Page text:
Stocks And Bonds Both Rally – Weekly ETF Fund Flows

| May 28, 2014 | 0 Comments

fund flowsIt’s not too often that US Treasuries and the S&P 500 rally at the same time. But that’s exactly what’s happening right now.

Not surprisingly, fund flows into ETFs that hold large cap US stocks as well as those that hold Treasury bonds are moving in lockstep with one another.

These fund flows are a valuable indicator of what traders are thinking. It takes a lot of buying or selling to drive millions or even billions of dollars into or out of individual ETFs.

Fund flows are something traders use to find trends and gauge investor sentiment. And it can help you pinpoint which ETFs could be next to make a big move higher or lower.

Over the last week, the iShares 7-10 Year Treasury Bond ETF (IEF) and the SPDR S&P 500 (SPY) have been battling for the top spot on the list of ETFs with the largest inflow of money.

IEF edged out SPY with $3.4 billion in net inflows to SPY’s $3.3 billion. One thing’s for sure, that’s some serious money any way you slice it…

The massive influx of money into SPY and IEF comes as both ETFs have broken out to new highs.

Needless to say, it’s a bit unusual to see stocks and bonds rally at the same time. We typically see one or another with the upper hand at any given time.

What’s behind the unusual price action?

If you guessed – government manipulation – give yourself a pat on the back.

You see, right now the European Central Bank is on the verge of introducing more stimulus. They’re trying to fire up economic growth in the EuroZone.

They’re expected to use the same type of quantitative easing that we’ve used here in the US. Additionally they’re expected to get rid of some of the austerity measures that have been a drag on growth.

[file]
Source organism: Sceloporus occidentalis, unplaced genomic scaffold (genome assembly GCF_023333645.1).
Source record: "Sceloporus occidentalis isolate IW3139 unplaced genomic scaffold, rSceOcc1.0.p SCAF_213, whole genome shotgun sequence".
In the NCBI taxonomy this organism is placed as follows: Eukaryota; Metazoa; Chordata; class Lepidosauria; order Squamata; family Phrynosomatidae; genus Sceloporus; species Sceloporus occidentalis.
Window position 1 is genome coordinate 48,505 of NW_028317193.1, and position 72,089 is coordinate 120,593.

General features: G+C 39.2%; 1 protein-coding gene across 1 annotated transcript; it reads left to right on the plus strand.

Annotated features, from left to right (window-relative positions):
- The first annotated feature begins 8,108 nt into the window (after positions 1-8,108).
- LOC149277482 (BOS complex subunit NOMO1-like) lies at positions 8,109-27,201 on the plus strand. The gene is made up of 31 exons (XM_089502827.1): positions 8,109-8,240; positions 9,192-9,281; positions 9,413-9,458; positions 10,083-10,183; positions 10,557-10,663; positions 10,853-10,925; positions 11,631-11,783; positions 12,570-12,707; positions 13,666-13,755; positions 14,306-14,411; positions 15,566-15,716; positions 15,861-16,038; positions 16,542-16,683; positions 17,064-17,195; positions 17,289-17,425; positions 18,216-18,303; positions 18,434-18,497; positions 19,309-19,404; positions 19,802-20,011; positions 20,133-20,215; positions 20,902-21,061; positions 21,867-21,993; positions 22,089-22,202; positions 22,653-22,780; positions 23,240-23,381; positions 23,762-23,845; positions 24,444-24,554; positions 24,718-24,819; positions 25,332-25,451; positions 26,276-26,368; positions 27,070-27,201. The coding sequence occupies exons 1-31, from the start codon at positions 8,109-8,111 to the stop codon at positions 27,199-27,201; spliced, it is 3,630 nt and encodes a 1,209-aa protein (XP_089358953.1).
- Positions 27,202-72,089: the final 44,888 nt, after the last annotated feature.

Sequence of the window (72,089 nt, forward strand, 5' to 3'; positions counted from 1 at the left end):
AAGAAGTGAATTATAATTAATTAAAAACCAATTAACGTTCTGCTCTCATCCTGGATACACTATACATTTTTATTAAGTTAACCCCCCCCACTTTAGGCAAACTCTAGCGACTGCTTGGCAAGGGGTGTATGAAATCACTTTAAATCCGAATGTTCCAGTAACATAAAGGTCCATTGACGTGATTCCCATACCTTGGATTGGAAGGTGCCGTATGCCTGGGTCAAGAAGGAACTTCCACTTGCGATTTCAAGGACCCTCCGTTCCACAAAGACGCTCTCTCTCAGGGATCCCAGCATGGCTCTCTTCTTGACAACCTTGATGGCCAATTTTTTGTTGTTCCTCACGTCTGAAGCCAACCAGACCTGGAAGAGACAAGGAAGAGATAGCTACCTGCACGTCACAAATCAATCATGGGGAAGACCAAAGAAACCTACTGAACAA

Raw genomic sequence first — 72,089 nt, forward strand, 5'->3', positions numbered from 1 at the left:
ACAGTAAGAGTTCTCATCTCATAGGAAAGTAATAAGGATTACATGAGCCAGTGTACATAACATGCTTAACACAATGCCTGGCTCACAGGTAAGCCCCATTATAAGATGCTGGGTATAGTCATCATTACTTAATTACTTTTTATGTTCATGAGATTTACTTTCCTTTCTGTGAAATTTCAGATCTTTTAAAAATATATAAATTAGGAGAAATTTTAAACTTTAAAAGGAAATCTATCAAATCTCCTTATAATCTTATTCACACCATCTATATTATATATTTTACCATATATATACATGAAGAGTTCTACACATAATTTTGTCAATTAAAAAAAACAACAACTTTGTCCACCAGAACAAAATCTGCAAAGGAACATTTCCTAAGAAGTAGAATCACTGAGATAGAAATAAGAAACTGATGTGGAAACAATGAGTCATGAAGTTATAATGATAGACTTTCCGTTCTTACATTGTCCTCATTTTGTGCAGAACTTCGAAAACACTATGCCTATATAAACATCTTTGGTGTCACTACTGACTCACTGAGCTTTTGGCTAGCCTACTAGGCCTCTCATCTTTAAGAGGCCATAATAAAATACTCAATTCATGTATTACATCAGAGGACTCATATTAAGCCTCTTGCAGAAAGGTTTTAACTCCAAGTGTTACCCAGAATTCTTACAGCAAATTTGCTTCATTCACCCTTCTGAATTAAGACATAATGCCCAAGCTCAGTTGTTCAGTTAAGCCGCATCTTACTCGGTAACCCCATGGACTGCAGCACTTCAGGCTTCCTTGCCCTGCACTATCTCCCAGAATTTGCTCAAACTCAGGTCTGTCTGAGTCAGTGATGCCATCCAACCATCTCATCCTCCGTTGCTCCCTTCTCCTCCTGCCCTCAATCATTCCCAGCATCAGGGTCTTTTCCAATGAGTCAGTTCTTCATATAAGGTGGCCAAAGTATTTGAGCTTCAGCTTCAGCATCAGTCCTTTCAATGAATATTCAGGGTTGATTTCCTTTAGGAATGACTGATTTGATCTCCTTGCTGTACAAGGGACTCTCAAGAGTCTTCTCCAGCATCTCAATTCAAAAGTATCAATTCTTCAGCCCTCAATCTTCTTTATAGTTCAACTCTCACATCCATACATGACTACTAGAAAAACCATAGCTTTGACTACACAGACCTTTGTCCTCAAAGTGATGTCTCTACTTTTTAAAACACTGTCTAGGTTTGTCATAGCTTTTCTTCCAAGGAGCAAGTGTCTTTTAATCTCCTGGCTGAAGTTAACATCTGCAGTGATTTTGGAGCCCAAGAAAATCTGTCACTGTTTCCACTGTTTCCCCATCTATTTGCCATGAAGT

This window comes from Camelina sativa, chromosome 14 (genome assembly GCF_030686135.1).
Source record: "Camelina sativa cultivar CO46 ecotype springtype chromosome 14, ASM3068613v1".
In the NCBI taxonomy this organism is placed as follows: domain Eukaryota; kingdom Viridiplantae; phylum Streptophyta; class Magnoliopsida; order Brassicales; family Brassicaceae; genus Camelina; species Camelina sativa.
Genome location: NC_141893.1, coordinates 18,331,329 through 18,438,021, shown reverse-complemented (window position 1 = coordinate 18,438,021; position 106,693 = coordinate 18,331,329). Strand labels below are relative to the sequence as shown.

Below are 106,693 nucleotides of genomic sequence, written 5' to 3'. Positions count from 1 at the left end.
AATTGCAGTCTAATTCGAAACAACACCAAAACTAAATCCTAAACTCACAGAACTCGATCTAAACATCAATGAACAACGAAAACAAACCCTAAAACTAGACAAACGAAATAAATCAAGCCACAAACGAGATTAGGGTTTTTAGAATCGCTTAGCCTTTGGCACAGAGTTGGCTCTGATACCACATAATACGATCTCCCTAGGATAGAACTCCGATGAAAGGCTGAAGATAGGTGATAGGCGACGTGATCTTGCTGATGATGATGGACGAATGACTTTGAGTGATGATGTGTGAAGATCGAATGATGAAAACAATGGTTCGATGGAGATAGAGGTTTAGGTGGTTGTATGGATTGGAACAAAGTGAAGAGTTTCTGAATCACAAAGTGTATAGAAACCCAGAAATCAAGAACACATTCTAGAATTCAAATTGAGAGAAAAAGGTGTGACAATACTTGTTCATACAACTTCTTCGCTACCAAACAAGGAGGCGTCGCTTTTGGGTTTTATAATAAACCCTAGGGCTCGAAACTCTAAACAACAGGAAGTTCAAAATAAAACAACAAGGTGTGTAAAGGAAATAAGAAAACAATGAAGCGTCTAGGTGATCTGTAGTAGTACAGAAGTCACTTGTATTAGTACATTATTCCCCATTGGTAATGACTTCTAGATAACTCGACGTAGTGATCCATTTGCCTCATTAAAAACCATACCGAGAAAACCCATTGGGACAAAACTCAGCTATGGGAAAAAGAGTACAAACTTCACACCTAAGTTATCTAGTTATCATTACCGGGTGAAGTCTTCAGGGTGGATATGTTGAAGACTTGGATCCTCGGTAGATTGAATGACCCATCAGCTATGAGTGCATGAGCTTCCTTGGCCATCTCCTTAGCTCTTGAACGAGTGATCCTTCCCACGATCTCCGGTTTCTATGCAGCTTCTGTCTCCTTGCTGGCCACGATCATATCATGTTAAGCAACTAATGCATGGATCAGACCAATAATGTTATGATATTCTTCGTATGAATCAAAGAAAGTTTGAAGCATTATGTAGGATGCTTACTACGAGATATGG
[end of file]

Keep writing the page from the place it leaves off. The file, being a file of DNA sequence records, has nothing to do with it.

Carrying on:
These moves by the ECB impact the entire global monetary system. The easy money policies in Europe make US bonds more attractive.

As money floods into US Treasuries, they go up in value and interest rates come down.

In other words, money is flooding into US Treasuries because they’re more attractive relative to government bonds from other countries. And it’s not because of fear or the perception that US Treasuries are a better investment than US stocks.

That gives us the unusual situation where US Treasures and US stocks rally together.

That wraps up this week’s ETF fund flows…

Keep in mind, there’s a lot of information about ETF fund flows. And it can be a very useful tool as long as you know what you’re looking for.

Good Investing,

Corey Williams

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Category: ETFs, Market Analysis

About the Author ()

Corey Williams is the editor of Sector ETF Trader, an investment advisory service focused on profiting from ETFs and the economic cycle. Under Corey’s leadership, the Sector ETF Trader has become one of the most popular and successful ETF advisories around. In addition to his groundbreaking service, Corey is the lead contributor to ETF Trading Research, where he shares his insights about ETFs and financial markets three times a week. He’s also a regular contributor to the Dynamic Wealth Report and the editor of one the hottest option trading services around – Elite Option Trader.

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